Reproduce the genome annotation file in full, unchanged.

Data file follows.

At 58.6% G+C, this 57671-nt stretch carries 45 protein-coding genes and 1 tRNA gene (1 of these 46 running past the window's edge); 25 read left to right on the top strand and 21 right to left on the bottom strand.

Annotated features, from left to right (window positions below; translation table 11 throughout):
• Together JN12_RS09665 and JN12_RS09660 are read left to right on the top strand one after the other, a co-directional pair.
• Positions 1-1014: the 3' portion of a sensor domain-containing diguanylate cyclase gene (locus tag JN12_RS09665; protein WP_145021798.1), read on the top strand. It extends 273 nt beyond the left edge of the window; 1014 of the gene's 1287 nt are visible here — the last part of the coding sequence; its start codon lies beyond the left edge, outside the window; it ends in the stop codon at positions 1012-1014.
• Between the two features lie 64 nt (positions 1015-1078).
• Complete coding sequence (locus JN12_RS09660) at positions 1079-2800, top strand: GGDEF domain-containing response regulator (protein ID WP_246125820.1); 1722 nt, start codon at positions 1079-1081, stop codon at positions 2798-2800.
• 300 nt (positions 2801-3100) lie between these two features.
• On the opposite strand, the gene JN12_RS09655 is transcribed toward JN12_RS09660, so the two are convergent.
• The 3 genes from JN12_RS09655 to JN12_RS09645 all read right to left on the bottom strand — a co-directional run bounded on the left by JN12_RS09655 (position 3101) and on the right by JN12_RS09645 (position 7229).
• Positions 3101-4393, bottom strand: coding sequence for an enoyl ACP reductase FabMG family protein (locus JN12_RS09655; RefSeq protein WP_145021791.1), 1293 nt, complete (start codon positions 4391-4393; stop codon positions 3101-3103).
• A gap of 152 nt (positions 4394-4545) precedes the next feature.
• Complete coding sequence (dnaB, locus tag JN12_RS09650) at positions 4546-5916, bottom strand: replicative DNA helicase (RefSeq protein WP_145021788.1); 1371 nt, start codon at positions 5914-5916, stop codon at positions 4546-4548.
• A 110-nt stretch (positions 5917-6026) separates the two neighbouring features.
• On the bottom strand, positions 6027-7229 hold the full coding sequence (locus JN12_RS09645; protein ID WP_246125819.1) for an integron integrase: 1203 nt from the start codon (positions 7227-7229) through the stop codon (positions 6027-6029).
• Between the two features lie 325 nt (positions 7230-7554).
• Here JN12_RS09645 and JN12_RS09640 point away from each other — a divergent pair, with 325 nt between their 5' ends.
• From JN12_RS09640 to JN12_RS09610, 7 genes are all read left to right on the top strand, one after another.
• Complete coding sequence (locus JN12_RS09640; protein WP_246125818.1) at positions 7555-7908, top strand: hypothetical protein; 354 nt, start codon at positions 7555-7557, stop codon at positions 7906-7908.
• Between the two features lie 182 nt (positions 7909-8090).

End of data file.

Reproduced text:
At 58.6% G+C, this 57671-nt stretch carries 45 protein-coding genes and 1 tRNA gene (1 of these 46 running past the window's edge); 25 read left to right on the top strand and 21 right to left on the bottom strand.

Annotated features, from left to right (window positions below; translation table 11 throughout):
• Together JN12_RS09665 and JN12_RS09660 are read left to right on the top strand one after the other, a co-directional pair.
• Positions 1-1014: the 3' portion of a sensor domain-containing diguanylate cyclase gene (locus tag JN12_RS09665; protein WP_145021798.1), read on the top strand. It extends 273 nt beyond the left edge of the window; 1014 of the gene's 1287 nt are visible here — the last part of the coding sequence; its start codon lies beyond the left edge, outside the window; it ends in the stop codon at positions 1012-1014.
• Between the two features lie 64 nt (positions 1015-1078).
• Complete coding sequence (locus JN12_RS09660) at positions 1079-2800, top strand: GGDEF domain-containing response regulator (protein ID WP_246125820.1); 1722 nt, start codon at positions 1079-1081, stop codon at positions 2798-2800.
• 300 nt (positions 2801-3100) lie between these two features.
• On the opposite strand, the gene JN12_RS09655 is transcribed toward JN12_RS09660, so the two are convergent.
• The 3 genes from JN12_RS09655 to JN12_RS09645 all read right to left on the bottom strand — a co-directional run bounded on the left by JN12_RS09655 (position 3101) and on the right by JN12_RS09645 (position 7229).
• Positions 3101-4393, bottom strand: coding sequence for an enoyl ACP reductase FabMG family protein (locus JN12_RS09655; RefSeq protein WP_145021791.1), 1293 nt, complete (start codon positions 4391-4393; stop codon positions 3101-3103).
• A gap of 152 nt (positions 4394-4545) precedes the next feature.
• Complete coding sequence (dnaB, locus tag JN12_RS09650) at positions 4546-5916, bottom strand: replicative DNA helicase (RefSeq protein WP_145021788.1); 1371 nt, start codon at positions 5914-5916, stop codon at positions 4546-4548.
• A 110-nt stretch (positions 5917-6026) separates the two neighbouring features.
• On the bottom strand, positions 6027-7229 hold the full coding sequence (locus JN12_RS09645; protein ID WP_246125819.1) for an integron integrase: 1203 nt from the start codon (positions 7227-7229) through the stop codon (positions 6027-6029).
• Between the two features lie 325 nt (positions 7230-7554).
• Here JN12_RS09645 and JN12_RS09640 point away from each other — a divergent pair, with 325 nt between their 5' ends.
• From JN12_RS09640 to JN12_RS09610, 7 genes are all read left to right on the top strand, one after another.
• Complete coding sequence (locus JN12_RS09640; protein WP_246125818.1) at positions 7555-7908, top strand: hypothetical protein; 354 nt, start codon at positions 7555-7557, stop codon at positions 7906-7908.
• Between the two features lie 182 nt (positions 7909-8090).